In the current Special Issue, we are interested in original manuscripts and reviews discussing the anticancer mechanism of the action of secondary metabolites that are isolated from marine sources, including bacteria, fungi, sponges, algae, mangroves and coastal plants. We will also consider manuscripts focused on determining the anticancer mechanism of action for semisynthetic compounds of marine origin. By publishing in this Special Issue, scientists will highlight their research and promote their findings through the most widely read and respected journal on marine science.

Prof. Mei-Chin Lu
Prof. Mohamed El-Shazly
Guest Editors

Manuscript Submission Information

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Submitted manuscripts should not have been published previously, nor be under consideration for publication elsewhere (except conference proceedings papers). All manuscripts are thoroughly refereed through a single-blind peer-review process. A guide for authors and other relevant information for submission of manuscripts is available on the Instructions for Authors page. Molecules is an international peer-reviewed open access semimonthly journal published by MDPI.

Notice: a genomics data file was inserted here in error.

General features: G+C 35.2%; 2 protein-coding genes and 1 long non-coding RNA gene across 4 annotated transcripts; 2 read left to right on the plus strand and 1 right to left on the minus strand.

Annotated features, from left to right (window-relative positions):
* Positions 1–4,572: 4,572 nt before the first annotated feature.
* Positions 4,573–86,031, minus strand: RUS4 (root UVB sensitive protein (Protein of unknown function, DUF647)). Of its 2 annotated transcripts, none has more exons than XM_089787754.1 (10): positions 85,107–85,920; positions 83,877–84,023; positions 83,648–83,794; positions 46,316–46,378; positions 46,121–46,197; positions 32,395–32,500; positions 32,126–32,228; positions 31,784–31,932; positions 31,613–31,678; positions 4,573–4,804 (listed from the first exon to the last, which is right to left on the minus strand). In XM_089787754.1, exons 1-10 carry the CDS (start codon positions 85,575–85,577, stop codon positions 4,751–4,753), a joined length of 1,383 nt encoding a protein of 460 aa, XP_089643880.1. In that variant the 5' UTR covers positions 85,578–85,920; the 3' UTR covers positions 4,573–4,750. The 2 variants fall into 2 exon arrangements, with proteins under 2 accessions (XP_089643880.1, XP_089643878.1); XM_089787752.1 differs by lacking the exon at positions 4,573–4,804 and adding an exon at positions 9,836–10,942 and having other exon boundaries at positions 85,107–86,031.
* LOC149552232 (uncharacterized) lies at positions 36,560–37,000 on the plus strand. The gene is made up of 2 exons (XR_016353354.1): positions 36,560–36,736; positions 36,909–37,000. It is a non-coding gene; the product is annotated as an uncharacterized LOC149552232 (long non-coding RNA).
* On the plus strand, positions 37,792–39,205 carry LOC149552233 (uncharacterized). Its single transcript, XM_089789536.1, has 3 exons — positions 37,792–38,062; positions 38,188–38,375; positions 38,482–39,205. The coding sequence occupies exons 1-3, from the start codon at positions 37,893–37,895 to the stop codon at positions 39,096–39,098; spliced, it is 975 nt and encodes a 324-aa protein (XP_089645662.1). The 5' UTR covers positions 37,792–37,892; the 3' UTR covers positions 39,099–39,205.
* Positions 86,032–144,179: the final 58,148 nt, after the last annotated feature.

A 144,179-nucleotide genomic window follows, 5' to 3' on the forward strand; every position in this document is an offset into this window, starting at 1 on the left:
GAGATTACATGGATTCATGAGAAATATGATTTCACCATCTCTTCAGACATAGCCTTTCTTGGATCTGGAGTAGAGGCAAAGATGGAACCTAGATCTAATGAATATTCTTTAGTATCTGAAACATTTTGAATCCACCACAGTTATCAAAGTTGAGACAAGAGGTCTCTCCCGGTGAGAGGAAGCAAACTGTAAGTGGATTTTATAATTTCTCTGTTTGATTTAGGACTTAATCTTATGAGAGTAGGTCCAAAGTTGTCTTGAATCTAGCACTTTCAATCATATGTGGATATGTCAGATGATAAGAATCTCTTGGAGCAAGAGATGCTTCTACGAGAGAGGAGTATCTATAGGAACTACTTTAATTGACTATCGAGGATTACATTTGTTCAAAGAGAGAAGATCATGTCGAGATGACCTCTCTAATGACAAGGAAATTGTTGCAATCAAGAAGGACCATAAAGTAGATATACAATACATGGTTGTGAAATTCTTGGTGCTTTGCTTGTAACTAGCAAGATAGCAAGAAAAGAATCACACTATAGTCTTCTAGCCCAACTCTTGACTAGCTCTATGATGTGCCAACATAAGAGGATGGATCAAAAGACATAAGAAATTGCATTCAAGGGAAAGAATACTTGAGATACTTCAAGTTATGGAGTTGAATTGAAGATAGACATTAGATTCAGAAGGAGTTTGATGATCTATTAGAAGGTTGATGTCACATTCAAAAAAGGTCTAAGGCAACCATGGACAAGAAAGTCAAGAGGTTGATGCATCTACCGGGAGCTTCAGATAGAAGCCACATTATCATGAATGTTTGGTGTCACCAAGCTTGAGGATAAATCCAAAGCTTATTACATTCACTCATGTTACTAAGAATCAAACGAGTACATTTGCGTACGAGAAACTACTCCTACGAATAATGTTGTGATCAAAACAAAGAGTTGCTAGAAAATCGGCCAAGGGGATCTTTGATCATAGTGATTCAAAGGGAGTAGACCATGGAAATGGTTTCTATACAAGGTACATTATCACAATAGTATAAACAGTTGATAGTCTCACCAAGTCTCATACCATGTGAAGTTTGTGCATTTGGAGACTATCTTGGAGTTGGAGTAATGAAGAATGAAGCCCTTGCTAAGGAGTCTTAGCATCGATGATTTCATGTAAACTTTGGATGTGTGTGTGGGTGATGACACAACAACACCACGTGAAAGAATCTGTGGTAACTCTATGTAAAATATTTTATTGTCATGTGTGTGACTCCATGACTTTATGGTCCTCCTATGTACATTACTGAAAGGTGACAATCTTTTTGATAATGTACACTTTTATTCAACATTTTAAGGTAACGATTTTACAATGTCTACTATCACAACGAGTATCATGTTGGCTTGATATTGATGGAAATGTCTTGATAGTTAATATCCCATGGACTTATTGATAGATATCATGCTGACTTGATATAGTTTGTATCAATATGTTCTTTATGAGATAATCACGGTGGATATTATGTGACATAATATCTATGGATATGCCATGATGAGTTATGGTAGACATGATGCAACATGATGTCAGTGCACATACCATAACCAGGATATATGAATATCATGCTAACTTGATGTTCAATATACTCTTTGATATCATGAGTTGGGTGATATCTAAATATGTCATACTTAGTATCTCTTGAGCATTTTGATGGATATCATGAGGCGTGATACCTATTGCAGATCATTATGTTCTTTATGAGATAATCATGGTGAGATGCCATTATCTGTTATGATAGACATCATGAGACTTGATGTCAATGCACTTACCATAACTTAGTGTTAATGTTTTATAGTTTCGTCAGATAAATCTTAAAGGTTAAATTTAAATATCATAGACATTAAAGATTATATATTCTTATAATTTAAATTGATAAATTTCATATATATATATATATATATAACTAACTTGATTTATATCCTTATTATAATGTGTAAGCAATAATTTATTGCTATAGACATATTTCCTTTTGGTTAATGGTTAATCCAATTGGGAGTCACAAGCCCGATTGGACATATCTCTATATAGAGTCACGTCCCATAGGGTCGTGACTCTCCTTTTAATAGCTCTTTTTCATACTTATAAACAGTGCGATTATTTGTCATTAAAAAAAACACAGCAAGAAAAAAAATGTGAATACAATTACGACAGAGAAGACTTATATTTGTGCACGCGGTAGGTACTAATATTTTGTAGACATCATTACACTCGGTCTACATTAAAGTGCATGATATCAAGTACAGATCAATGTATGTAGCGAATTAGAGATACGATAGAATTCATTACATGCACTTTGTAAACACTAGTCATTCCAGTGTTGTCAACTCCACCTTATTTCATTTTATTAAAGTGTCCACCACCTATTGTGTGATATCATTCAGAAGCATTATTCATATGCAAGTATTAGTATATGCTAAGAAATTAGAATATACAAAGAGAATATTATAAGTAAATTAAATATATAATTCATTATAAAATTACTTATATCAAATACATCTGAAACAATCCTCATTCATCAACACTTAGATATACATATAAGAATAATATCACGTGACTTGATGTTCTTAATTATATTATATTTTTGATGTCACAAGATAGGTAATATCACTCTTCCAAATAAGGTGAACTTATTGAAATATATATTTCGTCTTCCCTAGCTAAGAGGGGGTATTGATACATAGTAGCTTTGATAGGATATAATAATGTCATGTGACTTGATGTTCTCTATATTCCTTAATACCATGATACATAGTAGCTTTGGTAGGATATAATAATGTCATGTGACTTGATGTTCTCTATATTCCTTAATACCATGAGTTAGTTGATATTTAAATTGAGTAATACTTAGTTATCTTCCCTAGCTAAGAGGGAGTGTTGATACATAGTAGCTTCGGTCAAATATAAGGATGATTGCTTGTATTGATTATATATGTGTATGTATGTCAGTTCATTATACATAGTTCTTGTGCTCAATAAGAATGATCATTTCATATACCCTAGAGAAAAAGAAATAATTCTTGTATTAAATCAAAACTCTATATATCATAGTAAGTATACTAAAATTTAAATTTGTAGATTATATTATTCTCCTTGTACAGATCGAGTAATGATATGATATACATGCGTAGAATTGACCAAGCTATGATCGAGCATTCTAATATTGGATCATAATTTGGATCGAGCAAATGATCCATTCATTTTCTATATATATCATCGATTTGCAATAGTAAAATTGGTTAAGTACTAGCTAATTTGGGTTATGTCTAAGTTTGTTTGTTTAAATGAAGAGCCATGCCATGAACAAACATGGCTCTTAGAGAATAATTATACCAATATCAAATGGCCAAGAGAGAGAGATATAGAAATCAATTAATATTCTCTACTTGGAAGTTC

Please visit the Instructions for Authors page before submitting a manuscript. The Article Processing Charge (APC) for publication in this open access journal is 2700 CHF (Swiss Francs). Submitted papers should be well formatted and use good English. Authors may use MDPI's English editing service prior to publication or during author revisions.

Keywords

  • Mechanism of action of marine anticancer agents
  • Anticancer secondary metabolites from sponge
  • Algae secondary metabolites with anticancer activity